Title of Abstract

Investigation of Protein-Protein Interactions of the Troponin Complex in Response to Ca2+ and Cd2+ binding

Submitting Student(s)

Anh Nguyen

Session Title

Additional Projects

Faculty Sponsor (for work done with a non-Winthrop mentor)

Nicholas Grossoehme, Ph.D.; Cliff Calloway, Ph.D.; Timea Fernandez, Ph.D.; & Michael Lipscomb, Ph.D.

College

College of Arts and Sciences

Department

Chemistry, Physics & Geology

Abstract

Troponin is a protein complex present in the thin filaments of all muscles. Its primary role is to facilitate muscle contraction in response to Ca2+ signals that originate from nerve impulses. It is composed of three distinct proteins: troponin I (TnI), which inhibits actin-myosin interaction; troponin T (TnT), which provides the primary interaction with tropomyosin; and troponin C (TnC), which binds Ca2+ ions, which is the crucial step of the contracting mechanism. Recent evidence suggests that the toxic metal cadmium, Cd2+, can compete calcium binding to TnC. The goal of this project is to investigate the impact of Cd2+-binding to TnC on the formation and stability of the troponin complex. Surface Plasmon Resonance (SPR) will be used to study the protein-protein interactions between troponin complex proteins and characterize how these interactions respond in the presence of the two metals. Previously, our research team has designed purification strategies for each of the troponin proteins; however, solubility issues were encountered during the final step of TnI and TnT purification. Briefly, the purification system was designed to incorporate a protease cleavable MBP fusion protein to the N-terminus of TnI or TnT. Upon proteolysis, it was found that these proteins are not soluble in the absence of the MBP tag. Presently, the approach has been modified to incorporate a second tag, monomeric streptavidin (mSA), between the MBP and TnI/T. We hypothesize that this tag will increase the solubility of the proteins while providing an ideal anchor for SPR chip attachment.

Start Date

15-4-2022 12:00 PM

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Apr 15th, 12:00 PM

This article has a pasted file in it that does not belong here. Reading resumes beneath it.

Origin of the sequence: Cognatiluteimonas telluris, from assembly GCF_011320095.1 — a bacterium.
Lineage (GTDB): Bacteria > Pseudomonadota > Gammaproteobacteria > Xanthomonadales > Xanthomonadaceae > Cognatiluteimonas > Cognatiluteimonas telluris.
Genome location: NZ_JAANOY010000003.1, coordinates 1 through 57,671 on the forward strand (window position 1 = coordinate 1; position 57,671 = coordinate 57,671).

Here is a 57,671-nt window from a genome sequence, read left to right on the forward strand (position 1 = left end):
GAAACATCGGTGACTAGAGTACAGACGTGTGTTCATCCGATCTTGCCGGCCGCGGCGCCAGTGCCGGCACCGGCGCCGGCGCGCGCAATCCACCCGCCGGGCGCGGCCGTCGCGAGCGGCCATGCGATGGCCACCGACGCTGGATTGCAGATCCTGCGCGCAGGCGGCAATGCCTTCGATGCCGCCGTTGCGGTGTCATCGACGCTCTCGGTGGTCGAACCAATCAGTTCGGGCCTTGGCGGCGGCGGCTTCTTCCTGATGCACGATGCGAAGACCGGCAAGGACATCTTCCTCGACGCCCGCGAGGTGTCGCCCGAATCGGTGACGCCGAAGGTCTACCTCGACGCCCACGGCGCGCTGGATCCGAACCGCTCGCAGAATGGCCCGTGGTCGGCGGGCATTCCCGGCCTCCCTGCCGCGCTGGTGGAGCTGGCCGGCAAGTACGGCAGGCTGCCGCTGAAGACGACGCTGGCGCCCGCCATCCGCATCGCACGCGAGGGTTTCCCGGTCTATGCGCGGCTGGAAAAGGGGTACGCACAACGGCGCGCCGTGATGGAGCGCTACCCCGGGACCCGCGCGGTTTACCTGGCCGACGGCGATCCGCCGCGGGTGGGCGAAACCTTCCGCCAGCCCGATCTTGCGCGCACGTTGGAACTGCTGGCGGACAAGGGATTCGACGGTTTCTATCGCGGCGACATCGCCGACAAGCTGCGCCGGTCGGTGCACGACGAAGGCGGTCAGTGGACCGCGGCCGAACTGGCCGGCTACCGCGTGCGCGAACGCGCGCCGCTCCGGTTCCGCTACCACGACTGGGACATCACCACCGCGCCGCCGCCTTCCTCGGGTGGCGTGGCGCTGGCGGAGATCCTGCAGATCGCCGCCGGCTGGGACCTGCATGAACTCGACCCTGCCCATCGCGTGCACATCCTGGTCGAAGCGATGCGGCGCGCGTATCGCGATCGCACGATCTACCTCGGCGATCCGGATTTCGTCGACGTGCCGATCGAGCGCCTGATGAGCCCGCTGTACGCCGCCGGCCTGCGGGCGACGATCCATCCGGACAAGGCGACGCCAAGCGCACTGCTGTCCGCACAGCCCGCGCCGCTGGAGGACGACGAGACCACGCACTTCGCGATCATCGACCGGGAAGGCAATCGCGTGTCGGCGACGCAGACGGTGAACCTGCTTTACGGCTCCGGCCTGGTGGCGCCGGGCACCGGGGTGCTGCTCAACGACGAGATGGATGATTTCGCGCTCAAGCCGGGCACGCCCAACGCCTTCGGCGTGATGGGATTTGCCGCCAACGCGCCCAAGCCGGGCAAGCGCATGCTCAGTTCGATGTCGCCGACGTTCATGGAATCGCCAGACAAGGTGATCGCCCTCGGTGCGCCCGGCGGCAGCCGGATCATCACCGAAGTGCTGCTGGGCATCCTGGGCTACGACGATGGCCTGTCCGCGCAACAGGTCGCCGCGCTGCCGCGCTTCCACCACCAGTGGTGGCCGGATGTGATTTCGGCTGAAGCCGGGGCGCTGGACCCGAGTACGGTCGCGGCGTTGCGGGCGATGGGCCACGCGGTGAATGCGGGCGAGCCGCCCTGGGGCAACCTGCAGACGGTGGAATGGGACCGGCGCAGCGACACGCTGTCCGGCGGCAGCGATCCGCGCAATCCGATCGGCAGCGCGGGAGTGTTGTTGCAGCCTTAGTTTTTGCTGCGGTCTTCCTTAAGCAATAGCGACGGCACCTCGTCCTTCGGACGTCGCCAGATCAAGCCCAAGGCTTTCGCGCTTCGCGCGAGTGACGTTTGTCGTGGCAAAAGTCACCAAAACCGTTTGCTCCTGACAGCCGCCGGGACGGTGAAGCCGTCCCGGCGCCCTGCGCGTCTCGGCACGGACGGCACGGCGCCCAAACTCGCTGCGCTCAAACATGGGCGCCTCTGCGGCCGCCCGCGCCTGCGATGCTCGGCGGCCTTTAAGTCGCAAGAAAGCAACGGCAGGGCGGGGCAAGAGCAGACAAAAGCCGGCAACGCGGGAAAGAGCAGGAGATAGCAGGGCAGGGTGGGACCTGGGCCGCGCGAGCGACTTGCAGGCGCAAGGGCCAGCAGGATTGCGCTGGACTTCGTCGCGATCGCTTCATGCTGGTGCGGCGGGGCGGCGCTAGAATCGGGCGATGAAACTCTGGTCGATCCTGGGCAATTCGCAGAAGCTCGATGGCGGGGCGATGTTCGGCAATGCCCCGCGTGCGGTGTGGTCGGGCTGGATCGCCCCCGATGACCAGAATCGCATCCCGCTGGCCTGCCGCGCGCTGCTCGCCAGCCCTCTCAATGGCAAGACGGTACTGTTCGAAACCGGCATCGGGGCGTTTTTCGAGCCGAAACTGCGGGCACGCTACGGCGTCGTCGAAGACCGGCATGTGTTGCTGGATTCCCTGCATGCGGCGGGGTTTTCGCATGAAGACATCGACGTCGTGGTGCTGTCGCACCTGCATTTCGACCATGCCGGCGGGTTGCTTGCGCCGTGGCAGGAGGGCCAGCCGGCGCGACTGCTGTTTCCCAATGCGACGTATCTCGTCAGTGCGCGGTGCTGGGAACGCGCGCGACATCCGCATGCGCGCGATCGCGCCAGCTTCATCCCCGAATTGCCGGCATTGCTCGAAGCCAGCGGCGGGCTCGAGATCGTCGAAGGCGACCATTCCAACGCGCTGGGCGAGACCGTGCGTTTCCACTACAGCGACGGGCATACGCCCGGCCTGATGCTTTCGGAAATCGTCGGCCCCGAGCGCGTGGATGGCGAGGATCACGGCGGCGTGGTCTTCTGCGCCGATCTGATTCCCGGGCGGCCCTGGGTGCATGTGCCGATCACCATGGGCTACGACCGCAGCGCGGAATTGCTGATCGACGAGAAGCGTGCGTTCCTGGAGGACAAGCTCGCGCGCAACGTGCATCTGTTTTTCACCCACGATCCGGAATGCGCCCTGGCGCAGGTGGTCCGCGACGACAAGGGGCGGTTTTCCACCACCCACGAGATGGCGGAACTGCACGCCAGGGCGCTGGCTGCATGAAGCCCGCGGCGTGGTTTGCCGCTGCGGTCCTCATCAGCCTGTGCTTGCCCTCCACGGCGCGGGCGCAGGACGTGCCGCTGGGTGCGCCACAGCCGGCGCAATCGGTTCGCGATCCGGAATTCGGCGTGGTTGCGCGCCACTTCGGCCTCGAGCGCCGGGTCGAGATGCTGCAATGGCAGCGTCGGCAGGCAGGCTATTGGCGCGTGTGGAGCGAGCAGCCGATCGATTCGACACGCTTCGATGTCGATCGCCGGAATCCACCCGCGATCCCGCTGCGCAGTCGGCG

Investigation of Protein-Protein Interactions of the Troponin Complex in Response to Ca2+ and Cd2+ binding

Troponin is a protein complex present in the thin filaments of all muscles. Its primary role is to facilitate muscle contraction in response to Ca2+ signals that originate from nerve impulses. It is composed of three distinct proteins: troponin I (TnI), which inhibits actin-myosin interaction; troponin T (TnT), which provides the primary interaction with tropomyosin; and troponin C (TnC), which binds Ca2+ ions, which is the crucial step of the contracting mechanism. Recent evidence suggests that the toxic metal cadmium, Cd2+, can compete calcium binding to TnC. The goal of this project is to investigate the impact of Cd2+-binding to TnC on the formation and stability of the troponin complex. Surface Plasmon Resonance (SPR) will be used to study the protein-protein interactions between troponin complex proteins and characterize how these interactions respond in the presence of the two metals. Previously, our research team has designed purification strategies for each of the troponin proteins; however, solubility issues were encountered during the final step of TnI and TnT purification. Briefly, the purification system was designed to incorporate a protease cleavable MBP fusion protein to the N-terminus of TnI or TnT. Upon proteolysis, it was found that these proteins are not soluble in the absence of the MBP tag. Presently, the approach has been modified to incorporate a second tag, monomeric streptavidin (mSA), between the MBP and TnI/T. We hypothesize that this tag will increase the solubility of the proteins while providing an ideal anchor for SPR chip attachment.